Problems with Asana API rate limitations when accessing sub-tasks

I am using Asana with several other services which query my Asana tasks and projects via the Asana API. After many months I have been engeged with support from these services in order to fix some problems I had with how my Asana tasks were synced across these services. One thing that turns out to be the source of multiple troubles is how subtasks are accessed via the Asana API. Here is what one developer said to me when explaining why they cannot sync sub-tasks (or sub-sub-tasks) from Asana:

To request subtasks, we have to make X extra requests (where X is the number of tasks) via their [Asana’s] API, which covers almost any limit. Wunderlist, GTasks, Trello etc lets us get at least the info “does the task have any subitems”, or even provide full picture at once. Thus it depends on Asana API team or their restrictions: as soon as they’ll let us request the subtasks without reaching the request limits, we’ll add it to our pipeline.

So, as I understand it, this means that the Asana API is too ineffective when it comes to tasks lower down in the hierarchy. It takes to many API calls to even get information about their existence.

At another service, I was having huge problems with inconsistent behaviour when it comes to sub-tasks and it took the developers quite some time to discover that they were often hitting Asana’s API call rate limits when querying sub-tasks and failed to properly handle that on their side. So while that failure to handle the rate limitation correctly is their fault, I wonder whether such issues could not be avoided if Asana provided a better way of querying sub-tasks (and sub-sub-tasks)?

Hi @Christoph,

FYI I moved your post to the “Developers & API” section of the forum since it’s most likely to be seen by the Asana API team there.

In general I can say that as a 3rd party developer I handle the rate limit and have not to-date had any issues in accessing lots of tasks and subtasks. I don’t think it should be an issue if these services properly handle the rate limit.

The Asana API folks may also want to weigh in here.

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Hi @Christoph, you are right that, by default, it can be hard to see if a task have subtasks. for 100 tasks, you need to do 100 “get” just to know.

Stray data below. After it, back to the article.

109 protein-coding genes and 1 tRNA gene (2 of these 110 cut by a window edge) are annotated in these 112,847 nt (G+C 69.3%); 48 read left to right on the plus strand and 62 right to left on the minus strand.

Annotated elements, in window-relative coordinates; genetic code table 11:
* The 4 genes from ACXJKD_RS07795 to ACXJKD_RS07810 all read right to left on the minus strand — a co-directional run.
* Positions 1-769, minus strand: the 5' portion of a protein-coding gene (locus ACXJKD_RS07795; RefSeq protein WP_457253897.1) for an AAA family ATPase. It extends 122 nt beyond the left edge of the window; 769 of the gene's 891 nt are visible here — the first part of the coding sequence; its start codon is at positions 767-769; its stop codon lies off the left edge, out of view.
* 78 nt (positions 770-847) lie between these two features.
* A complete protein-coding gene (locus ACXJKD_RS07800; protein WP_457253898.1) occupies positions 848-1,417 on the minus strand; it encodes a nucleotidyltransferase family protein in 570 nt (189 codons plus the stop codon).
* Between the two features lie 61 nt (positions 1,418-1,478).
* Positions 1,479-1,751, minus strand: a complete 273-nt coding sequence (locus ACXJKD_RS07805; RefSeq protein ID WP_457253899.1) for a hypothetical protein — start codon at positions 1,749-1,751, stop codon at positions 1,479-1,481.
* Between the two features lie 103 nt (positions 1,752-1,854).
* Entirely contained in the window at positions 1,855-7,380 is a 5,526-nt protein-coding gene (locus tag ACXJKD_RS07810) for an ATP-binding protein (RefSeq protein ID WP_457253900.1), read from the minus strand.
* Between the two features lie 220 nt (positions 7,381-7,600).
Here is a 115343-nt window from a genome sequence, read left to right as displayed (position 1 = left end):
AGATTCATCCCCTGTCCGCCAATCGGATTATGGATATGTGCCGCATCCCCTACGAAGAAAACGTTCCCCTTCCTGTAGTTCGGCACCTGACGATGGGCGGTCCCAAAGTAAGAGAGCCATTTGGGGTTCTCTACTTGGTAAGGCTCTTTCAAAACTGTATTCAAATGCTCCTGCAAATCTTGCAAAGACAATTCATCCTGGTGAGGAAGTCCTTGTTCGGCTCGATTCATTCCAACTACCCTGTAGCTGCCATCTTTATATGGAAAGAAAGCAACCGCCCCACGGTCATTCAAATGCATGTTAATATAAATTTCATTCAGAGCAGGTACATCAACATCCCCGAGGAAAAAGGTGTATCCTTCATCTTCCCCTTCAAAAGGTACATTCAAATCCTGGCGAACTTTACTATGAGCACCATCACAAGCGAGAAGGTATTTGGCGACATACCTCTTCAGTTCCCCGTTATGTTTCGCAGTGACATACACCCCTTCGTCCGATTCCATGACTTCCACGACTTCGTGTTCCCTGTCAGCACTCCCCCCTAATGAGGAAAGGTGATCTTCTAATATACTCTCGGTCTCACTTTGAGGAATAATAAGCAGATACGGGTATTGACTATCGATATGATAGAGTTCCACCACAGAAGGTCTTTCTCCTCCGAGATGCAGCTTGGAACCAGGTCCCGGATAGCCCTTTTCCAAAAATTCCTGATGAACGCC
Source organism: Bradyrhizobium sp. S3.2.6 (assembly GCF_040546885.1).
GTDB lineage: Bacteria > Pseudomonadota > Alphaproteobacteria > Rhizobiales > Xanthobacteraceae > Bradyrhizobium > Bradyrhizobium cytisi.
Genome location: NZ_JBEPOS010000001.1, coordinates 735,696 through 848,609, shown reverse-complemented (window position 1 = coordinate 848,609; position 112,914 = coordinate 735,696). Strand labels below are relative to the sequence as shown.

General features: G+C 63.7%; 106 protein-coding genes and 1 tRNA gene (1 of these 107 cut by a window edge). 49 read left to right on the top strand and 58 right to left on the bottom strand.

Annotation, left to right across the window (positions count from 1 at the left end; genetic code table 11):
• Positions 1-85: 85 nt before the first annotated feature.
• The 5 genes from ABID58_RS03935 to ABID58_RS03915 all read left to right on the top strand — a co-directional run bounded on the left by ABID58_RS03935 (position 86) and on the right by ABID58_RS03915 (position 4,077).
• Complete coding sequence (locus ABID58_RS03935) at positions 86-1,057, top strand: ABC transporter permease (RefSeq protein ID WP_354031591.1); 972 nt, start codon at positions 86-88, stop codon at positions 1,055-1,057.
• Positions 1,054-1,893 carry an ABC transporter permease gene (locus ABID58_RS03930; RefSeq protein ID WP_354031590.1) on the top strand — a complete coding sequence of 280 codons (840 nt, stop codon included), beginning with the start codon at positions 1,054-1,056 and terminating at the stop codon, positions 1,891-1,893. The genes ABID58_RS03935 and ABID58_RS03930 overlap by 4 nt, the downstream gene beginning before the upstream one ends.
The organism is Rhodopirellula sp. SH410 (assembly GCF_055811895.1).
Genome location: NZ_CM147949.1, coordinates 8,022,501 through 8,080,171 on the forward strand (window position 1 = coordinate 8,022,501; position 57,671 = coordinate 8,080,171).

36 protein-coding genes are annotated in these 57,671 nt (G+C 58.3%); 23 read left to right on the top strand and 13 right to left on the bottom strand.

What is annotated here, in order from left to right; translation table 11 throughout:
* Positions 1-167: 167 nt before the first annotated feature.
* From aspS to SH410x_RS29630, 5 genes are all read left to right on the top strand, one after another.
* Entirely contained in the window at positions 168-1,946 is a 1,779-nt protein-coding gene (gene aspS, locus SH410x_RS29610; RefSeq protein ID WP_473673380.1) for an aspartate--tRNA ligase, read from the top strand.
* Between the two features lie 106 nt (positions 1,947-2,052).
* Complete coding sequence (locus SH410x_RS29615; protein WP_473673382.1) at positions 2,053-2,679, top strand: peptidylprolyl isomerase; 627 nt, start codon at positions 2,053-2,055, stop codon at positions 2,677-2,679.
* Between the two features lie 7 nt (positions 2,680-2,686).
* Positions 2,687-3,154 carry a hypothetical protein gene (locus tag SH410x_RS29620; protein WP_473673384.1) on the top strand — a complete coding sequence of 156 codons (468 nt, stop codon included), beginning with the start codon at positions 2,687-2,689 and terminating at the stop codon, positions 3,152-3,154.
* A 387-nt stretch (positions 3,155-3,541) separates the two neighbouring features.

But… we found a way in our app to know which task have subtasks, without querying them one by one.

Example: we get tasks for project 123, with:
GET /projects/123/tasks.

By default, we get 4 fields per task returned, “gid/id” + name + resource_type.
But, you can ask for more with the “fields” parameter.
We usually use that field parameter to get “root” fields, but it can also be used to query sub-items.

So, your “field” parameter can look like:

(in querystring, it’s ?opt_fields=…)

Now, in your data data response, each task will also contains an array of subtasks object with the id field only.

But, do not abuse… only ask for id and call for others fields only if you really need them after, as your response can be too large, or very long to execute.
And, with abuse comes features disappearing from the API without warning, as they did recently for the stories…

By using this, we were able to make faster when querying for subtasks.

But, I agree that they should provide information fields like “subtask_count”, “attachments_count”, or else to make all our and their app faster.

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@Frederic_Malenfant, @Christoph,

Yes, I knew about (and used to use) the method that Frederic describes; but I didn’t mention it in my reply to Christoph because it’s not officially supported and Asana does not want us to use it - see:


Hi @Christoph, the API team here is actively in communication with Unito about the subtask syncing issue. The trouble here is that Unito is using a deprecated method of fetching subtasks that is even worse than the method described by @Frederic_Malenfant, and we’re working to transition them to using the only supported method: calling GET /tasks/<task-id>/subtasks.